North Kingstown man convicted of 3D printing ghost guns
PROVIDENCE, R.I. – Attorney General Peter F. Neronha announced that a North Kingstown man was convicted in Washington County Superior Court of multiple counts of manufacturing ghost guns following an investigation by the North Kingstown Police Department that began in May 2021.
Nicholas Dailey (age 30) entered a plea of nolo contendere to two counts of manufacture and possession of a ghost gun, produced by a 3D printing process.
At a hearing on July 21, 2022, before Superior Court Justice Melanie Wilk Thunberg, the Court sentenced the defendant to four years, with one year to serve at the Adult Correctional Institution and a three-year suspended sentence.
“Since ghost guns were banned in Rhode Island in mid-2020, our office has prosecuted nearly 50 cases where these untraceable firearms are being found in the hands of individuals involved in criminal activity,” said Attorney General Neronha. “Ghost guns are fully operable firearms without serial numbers that thus cannot be traced by law enforcement after they are used in criminal activity. They are sought after by individuals who value them for that very reason, and/or cannot pass a background check. They can be made with parts ordered on the internet, or as the case here, from a 3D printer in a person’s living room. There is no question that they are the gun of choice for many Rhode Island criminals, and present a clear threat to public safety. I am grateful to the North Kingstown and Warwick Police Departments for their excellent work during the investigation. Their outstanding efforts led to the seizure of several ghost guns and prevented the completion of additional ones.”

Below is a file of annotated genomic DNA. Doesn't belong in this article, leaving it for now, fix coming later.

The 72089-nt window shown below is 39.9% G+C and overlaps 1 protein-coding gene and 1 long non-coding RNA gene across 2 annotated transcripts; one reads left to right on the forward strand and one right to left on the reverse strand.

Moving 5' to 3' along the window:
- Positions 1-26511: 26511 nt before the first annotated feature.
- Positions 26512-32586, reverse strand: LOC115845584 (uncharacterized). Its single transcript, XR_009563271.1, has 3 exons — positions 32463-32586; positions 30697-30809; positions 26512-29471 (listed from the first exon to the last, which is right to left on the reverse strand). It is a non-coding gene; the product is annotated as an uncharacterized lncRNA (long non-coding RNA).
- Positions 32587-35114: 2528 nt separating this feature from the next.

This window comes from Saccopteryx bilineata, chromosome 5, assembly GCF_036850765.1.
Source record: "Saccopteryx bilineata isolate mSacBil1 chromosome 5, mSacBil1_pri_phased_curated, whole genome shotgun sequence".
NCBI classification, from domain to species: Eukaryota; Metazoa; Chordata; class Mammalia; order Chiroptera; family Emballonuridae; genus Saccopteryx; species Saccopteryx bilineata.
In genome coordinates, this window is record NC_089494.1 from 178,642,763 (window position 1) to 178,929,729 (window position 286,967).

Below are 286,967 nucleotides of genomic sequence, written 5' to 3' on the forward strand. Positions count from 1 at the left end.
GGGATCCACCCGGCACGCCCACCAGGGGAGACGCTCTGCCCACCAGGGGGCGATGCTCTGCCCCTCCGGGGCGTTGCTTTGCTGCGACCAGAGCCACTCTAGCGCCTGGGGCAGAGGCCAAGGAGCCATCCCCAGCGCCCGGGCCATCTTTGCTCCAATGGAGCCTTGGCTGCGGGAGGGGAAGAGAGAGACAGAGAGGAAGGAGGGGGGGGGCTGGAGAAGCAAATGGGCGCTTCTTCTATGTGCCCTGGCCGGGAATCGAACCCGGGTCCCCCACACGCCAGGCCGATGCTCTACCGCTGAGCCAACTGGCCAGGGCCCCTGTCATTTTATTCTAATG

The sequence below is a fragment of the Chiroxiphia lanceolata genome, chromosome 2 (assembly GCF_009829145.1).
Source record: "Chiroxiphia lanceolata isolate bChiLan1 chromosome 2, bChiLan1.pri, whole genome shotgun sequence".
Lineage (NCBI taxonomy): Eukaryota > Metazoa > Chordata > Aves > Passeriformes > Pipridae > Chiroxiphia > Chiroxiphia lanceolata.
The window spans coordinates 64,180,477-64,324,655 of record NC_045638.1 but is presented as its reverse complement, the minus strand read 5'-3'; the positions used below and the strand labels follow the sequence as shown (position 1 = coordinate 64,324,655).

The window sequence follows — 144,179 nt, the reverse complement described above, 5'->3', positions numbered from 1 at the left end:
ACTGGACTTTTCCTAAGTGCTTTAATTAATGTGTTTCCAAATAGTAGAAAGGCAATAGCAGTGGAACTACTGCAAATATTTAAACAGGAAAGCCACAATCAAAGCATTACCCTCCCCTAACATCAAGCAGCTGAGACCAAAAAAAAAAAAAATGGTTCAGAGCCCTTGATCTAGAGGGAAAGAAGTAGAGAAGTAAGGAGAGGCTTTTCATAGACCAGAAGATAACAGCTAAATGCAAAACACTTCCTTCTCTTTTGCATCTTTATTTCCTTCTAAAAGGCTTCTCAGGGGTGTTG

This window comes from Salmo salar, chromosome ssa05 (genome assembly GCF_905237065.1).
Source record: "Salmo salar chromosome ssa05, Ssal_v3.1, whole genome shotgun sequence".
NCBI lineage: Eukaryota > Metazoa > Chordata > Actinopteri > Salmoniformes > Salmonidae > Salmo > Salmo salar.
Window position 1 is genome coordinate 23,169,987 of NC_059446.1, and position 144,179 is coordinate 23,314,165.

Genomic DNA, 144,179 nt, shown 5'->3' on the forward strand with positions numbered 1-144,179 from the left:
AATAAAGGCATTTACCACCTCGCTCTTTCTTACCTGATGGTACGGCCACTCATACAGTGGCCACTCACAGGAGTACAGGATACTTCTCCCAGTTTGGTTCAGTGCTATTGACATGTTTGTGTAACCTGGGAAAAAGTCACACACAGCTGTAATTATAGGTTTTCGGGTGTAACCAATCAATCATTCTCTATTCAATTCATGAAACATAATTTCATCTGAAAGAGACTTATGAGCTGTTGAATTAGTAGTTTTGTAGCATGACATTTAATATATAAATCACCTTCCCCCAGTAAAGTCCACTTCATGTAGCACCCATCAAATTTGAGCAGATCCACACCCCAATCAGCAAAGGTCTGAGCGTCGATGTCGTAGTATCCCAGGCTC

Had this case proceeded to trial, the State was prepared to prove beyond a reasonable doubt that in 2021, the defendant manufactured several ghost guns and several pistol frames using a 3D printer at a home in North Kingstown.
On May 4, 2021, officers from the Warwick Police Department, acting on a tip that the defendant was in possession of ghost guns, conducted a traffic stop of the defendant’s vehicle where they located two loaded 17-round 9mm pistol magazines along with several spent 9mm shell casings. Officers noticed that the magazines did not have manufacturers markings on them and the material they were made from displayed a pattern of parallel lines consistent with markings of items printed with a 3D printer.
During the traffic stop, the defendant admitted to officers that he possessed two 3D printed handguns at his home in North Kingstown. Officers notified the North Kingstown Police department of the suspected ghost guns.
Detectives later responded to the defendant’s home, and after gaining consent to search, seized two complete 3D printed ghost gun copies of a 9mm Glock 17 semi-automatic handgun. Detectives also seized three defective 3D printed Glock 17 frames, a 3D printer, a laptop, and a box of 9mm ammunition.
The defendant later admitted to 3D printing copies of Glock 17 frames and magazines based on plans that he had downloaded from the internet. He also admitted to ordering gun parts that he used to complete the ghost guns.
The two ghost guns were successfully test fired at the Rhode Island State Crime Laboratory and deemed to be operable.
Detectives Gregory Miga and Michael Bernardo of the North Kingstown Police Department and Assistant Attorney General Mark Trovato of the Office of the Attorney General conducted the investigation and prosecution of the case, with the assistance of the Warwick Police Department.